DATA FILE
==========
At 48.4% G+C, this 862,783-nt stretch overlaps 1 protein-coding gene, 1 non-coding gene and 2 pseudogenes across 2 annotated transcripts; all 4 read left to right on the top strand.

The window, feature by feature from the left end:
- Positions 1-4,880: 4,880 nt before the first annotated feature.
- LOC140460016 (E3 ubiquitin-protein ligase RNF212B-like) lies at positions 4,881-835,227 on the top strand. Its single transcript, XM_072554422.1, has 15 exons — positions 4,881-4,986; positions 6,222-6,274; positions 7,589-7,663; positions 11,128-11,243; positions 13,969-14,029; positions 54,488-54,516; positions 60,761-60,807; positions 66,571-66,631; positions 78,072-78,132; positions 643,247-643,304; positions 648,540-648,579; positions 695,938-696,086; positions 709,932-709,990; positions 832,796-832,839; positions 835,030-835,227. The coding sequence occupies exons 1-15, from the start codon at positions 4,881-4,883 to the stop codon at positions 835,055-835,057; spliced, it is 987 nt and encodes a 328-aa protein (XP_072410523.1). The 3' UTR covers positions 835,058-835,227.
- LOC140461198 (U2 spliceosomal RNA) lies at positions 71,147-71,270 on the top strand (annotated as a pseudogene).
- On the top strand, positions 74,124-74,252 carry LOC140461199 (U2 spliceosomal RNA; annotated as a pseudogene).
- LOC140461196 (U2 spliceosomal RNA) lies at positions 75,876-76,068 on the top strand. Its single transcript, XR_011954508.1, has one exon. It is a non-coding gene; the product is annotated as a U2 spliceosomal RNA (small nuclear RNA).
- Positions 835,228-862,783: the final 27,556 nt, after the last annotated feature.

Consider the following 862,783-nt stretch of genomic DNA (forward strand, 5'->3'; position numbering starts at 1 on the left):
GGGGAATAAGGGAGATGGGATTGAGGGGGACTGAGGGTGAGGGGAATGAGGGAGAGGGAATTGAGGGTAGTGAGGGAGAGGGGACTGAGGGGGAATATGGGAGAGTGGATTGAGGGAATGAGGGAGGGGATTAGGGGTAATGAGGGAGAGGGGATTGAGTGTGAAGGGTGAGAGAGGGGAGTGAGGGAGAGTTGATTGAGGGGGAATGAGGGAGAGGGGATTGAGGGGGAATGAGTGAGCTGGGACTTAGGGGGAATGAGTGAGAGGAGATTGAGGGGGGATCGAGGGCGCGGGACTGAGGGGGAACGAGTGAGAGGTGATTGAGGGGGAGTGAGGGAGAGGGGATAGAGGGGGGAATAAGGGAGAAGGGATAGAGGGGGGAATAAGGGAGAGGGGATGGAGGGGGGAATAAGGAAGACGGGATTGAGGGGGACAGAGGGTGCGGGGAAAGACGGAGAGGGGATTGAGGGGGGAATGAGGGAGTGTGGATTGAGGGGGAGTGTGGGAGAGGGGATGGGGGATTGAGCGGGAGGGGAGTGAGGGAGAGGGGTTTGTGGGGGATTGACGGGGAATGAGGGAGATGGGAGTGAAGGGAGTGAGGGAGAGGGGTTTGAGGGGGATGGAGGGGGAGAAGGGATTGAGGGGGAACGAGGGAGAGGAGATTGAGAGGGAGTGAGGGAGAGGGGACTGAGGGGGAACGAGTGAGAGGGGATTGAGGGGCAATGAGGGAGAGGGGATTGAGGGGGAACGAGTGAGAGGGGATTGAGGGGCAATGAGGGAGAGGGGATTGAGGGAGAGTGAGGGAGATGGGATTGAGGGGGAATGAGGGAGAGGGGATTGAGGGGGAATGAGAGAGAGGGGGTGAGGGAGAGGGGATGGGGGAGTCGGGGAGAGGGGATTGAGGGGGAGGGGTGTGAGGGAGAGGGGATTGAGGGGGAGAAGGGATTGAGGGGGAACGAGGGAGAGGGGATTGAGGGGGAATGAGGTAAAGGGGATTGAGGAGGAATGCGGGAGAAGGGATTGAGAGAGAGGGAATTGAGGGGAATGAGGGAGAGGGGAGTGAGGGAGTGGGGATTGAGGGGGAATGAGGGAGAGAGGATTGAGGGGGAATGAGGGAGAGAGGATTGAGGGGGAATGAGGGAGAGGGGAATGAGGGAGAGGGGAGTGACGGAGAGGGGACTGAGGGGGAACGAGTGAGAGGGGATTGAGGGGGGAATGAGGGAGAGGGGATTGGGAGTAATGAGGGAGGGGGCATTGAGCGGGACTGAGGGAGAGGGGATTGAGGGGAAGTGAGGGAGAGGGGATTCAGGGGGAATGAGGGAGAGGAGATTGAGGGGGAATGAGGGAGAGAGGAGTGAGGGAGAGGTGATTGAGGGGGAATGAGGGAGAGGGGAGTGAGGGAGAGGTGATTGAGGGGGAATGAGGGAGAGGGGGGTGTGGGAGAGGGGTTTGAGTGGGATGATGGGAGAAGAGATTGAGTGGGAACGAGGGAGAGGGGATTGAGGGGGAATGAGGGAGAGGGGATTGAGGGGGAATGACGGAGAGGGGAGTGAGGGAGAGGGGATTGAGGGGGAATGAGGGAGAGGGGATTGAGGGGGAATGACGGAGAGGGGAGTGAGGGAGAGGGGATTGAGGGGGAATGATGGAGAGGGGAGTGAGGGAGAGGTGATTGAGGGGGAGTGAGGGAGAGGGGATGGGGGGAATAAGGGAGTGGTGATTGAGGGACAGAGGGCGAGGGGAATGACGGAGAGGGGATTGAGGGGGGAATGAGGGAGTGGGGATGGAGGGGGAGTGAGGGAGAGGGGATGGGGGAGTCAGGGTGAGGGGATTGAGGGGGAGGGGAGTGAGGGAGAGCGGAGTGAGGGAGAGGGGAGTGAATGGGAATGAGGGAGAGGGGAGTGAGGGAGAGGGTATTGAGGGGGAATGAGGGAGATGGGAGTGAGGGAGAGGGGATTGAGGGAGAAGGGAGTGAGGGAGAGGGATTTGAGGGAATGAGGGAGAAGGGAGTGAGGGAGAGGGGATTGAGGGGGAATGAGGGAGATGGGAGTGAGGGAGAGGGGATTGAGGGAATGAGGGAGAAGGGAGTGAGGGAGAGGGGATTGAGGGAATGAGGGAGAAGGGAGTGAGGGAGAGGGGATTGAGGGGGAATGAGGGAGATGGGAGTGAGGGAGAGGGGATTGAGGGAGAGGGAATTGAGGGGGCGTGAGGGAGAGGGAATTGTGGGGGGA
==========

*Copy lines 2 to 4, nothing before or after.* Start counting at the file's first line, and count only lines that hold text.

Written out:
The window, feature by feature from the left end:
- Positions 1-4,880: 4,880 nt before the first annotated feature.
- LOC140460016 (E3 ubiquitin-protein ligase RNF212B-like) lies at positions 4,881-835,227 on the top strand. Its single transcript, XM_072554422.1, has 15 exons — positions 4,881-4,986; positions 6,222-6,274; positions 7,589-7,663; positions 11,128-11,243; positions 13,969-14,029; positions 54,488-54,516; positions 60,761-60,807; positions 66,571-66,631; positions 78,072-78,132; positions 643,247-643,304; positions 648,540-648,579; positions 695,938-696,086; positions 709,932-709,990; positions 832,796-832,839; positions 835,030-835,227. The coding sequence occupies exons 1-15, from the start codon at positions 4,881-4,883 to the stop codon at positions 835,055-835,057; spliced, it is 987 nt and encodes a 328-aa protein (XP_072410523.1). The 3' UTR covers positions 835,058-835,227.